“The D.C. Council gave final approval this week to a measure decriminalizing Metro fare evasion,” The Washington Post reports, “paving the way for fare-jumping to become a civil offense punishable by a $50 fine in the District.”
Talk about stopping crime in its tracks. Jumping the turnstile to ride the subway for free will no longer be classified as a “crime.”
Nassim Moshiree, the policy director for the local ACLU, declared it “a significant victory for criminal justice reform here in the District.”
By all means, break out the champagne.
However, officials with the Washington Metropolitan Area Transit Authority, WMATA, commonly known as Metro, offered “staunch opposition” to the council’s move, contending “that lessening the penalties would only exacerbate the problem and lead to more crime.”
“We have a big problem with fare evasion at Metro,” said Councilmember Jack Evans, who also serves as board chairman of Metro, adding that scofflaws will quickly figure out the “civil citation . . . is largely unenforceable.”
Non-paying riders annually cost the bus and subway system in the nation’s capital $25 million. The worst bus route “has had 560,000 incidents of fare evasion since January, nearly 37 percent of its 1.5 million trips,” informs the Post.
Wonder how safe it is to ride a bus where more than one in three riders hopped on board without paying?
The Metro board explained to the council that only “8 percent of fare evasion stops lead to arrests according to current figures,” the Post recounts, and “most of those arrests resulted not from the initial fare evasion charge but rather from existing warrants for other offenses.”
On the other hand, supporters of the council’s fare-jumping rapprochement contended that “decriminalization was an important step toward addressing disproportionate policing of African Americans who use the transit system.” They pointed to a recent report by the Washington Lawyers’ Committee for Civil Rights and Urban Affairs, which found that “91 percent of Metro Transit Police citations and summons for fare evasion were issued to African Americans.”
“I’m sad that’s Metro’s losing money,” offered Councilmember Robert White Jr., “but I’m more sad about what’s happening to black people.”
“I want a high-functioning Metro system,” Councilmember Charles Allen likewise argued, “but I want a fair system.”
Whether the 91-percent figure stems from racist enforcement is not at all clear. That same report indeed “suggested targeted enforcement” against blacks, but Metro countered that the train stations mentioned as recipients of greater police presence were the busiest and demanded the most policing.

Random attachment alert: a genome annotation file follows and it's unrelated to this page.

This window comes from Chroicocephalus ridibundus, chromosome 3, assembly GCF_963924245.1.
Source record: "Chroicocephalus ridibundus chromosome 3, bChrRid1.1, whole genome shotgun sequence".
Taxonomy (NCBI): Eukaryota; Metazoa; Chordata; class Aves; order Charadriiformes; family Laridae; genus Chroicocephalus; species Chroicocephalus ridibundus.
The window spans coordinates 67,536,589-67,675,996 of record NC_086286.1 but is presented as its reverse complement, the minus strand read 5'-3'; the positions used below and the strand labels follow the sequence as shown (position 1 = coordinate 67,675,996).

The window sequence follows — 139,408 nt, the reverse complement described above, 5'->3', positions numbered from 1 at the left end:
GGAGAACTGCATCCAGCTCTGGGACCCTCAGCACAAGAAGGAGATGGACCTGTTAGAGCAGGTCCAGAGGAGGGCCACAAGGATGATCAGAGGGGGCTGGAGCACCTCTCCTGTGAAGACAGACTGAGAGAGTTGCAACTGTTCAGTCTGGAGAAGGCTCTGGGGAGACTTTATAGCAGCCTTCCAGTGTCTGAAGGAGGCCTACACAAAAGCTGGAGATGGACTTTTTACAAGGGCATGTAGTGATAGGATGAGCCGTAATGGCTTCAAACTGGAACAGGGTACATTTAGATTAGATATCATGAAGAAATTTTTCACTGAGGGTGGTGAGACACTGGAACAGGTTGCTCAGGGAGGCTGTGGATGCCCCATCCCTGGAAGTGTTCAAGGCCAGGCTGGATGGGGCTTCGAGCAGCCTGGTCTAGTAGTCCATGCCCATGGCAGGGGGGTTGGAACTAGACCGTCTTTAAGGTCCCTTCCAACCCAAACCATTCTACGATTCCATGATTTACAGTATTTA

Metro as a racist, anti-black enterprise is hardly self-evident. Its workforce is 73 percent black, while the city of Washington is 47 percent black, a plurality, and blacks make up about 25 percent of the greater metropolitan area serviced, which includes parts of Maryland and Virginia. Sure, Metro has been the subject of countless charges of racial discrimination, but those have notably alleged discrimination against Hispanics or whites.
“White and Hispanic employees who allege discrimination have found a deaf ear at Metro’s civil rights office,” noted a 2012 Washington Times exposé, “whose 17 employees are black.”
Increasingly, there need be no specific determination of racism present to decide some policy or law is racist, merely that it produces a racially disparate impact. As, apparently, enforcing fare evasion does. Still, there is a difference between the two.
The last step for this legislation? Mayor Muriel E. Bowser can sign or veto, though the council will likely override a veto. “We do not believe,” a statement from the mayor’s office read, “the legislation makes us safer or stronger . . .”
But said statement also related, “nor do we anticipate a veto.”
That’s the political courage Washingtonians have come to expect.
Until the council’s change takes effect making fare evasion merely a civil matter with at most a $50 fine, the current “criminal” penalty remains a fine of not more than $300 and ten days in jail.
Penalties can be too severe or too severely applied. And enforcement can certainly be racially biased. But stealing transportation services is a crime. Pretending otherwise is not a victory.
December 9, 2018